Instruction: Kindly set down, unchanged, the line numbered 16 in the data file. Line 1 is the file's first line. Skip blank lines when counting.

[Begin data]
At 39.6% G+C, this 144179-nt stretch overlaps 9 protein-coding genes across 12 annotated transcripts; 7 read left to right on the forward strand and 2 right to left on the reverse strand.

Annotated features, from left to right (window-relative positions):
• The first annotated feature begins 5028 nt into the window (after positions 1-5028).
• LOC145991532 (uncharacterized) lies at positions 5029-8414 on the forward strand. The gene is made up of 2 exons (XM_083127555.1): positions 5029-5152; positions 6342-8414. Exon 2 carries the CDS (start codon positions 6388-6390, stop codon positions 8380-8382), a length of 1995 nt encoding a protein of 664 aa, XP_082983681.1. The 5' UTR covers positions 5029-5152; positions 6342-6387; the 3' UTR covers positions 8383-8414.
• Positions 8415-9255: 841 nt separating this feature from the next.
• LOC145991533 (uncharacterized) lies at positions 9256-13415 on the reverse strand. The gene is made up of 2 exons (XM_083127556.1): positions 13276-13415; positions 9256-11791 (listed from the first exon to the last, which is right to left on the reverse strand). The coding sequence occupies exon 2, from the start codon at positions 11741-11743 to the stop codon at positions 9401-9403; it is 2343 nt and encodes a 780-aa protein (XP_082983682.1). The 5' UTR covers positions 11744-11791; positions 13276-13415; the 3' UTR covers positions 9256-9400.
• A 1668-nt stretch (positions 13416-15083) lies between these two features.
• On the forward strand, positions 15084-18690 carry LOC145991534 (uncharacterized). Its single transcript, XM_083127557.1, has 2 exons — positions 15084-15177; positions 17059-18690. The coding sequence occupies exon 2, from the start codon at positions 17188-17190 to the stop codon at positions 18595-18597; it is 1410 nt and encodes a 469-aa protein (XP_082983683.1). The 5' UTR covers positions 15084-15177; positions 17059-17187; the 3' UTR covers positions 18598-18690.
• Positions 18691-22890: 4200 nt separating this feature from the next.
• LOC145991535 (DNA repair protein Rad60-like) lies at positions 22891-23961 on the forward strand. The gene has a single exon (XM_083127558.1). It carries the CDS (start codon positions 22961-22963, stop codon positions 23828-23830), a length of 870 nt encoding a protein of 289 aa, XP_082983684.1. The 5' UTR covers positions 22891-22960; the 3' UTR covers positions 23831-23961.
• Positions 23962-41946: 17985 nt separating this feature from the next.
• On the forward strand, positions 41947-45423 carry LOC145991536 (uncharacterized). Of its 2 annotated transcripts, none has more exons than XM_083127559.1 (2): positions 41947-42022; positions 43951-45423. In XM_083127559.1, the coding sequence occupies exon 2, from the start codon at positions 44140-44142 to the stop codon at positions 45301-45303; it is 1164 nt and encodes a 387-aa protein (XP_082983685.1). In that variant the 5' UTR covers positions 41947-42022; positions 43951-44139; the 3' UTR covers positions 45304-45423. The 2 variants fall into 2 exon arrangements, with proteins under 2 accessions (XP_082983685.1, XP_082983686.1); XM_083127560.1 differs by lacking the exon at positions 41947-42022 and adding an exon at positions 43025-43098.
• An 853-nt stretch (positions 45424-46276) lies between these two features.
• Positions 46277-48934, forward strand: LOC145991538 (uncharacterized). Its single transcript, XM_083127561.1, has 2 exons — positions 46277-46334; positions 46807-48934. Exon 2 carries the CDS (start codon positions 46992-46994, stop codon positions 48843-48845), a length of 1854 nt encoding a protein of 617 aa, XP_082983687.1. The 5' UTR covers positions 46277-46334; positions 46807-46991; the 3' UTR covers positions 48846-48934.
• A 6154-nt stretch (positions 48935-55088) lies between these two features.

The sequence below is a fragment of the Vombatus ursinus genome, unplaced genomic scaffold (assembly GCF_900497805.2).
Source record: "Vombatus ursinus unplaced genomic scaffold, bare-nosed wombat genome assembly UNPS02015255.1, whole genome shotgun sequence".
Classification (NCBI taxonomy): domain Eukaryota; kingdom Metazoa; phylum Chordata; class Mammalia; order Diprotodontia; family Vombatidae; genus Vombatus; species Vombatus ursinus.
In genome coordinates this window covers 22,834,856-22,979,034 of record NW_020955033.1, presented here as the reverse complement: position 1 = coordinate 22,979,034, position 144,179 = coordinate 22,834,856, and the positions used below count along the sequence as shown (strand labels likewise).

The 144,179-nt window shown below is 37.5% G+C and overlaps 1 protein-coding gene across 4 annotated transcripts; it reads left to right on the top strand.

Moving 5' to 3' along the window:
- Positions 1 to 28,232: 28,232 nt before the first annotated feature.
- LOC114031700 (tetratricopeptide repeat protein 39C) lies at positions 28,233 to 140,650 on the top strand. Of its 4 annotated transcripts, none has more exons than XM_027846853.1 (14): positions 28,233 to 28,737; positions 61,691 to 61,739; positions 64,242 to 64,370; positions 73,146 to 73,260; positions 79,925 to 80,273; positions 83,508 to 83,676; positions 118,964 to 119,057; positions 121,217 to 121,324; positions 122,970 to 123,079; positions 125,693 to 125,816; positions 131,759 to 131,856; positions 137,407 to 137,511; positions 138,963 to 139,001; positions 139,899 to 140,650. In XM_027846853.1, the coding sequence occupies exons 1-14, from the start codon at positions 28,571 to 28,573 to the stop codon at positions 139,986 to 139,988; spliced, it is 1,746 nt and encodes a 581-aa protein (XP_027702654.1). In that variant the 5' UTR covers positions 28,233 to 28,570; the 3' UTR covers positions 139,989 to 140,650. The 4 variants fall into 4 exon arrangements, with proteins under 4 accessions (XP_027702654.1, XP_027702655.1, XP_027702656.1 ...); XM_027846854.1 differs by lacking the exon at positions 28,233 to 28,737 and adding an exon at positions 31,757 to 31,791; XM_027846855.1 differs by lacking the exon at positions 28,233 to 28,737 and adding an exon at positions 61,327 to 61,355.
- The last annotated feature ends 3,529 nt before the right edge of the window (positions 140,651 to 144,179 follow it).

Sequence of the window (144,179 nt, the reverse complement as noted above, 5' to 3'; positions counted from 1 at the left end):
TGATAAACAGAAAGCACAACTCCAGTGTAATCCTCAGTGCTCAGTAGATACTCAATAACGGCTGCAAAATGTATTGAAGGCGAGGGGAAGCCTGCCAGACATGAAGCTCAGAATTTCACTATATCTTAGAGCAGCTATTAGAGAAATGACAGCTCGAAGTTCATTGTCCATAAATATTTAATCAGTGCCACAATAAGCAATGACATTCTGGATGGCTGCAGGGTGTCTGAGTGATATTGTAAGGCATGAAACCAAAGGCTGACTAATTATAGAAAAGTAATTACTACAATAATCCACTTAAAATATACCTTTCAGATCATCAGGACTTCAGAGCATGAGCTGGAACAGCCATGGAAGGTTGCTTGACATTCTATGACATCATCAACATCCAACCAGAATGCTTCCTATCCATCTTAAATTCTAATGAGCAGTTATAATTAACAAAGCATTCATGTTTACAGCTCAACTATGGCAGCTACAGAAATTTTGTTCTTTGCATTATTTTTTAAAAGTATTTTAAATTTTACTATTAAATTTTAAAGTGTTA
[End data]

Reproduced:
The sequence below is a fragment of the Vombatus ursinus genome, unplaced genomic scaffold (assembly GCF_900497805.2).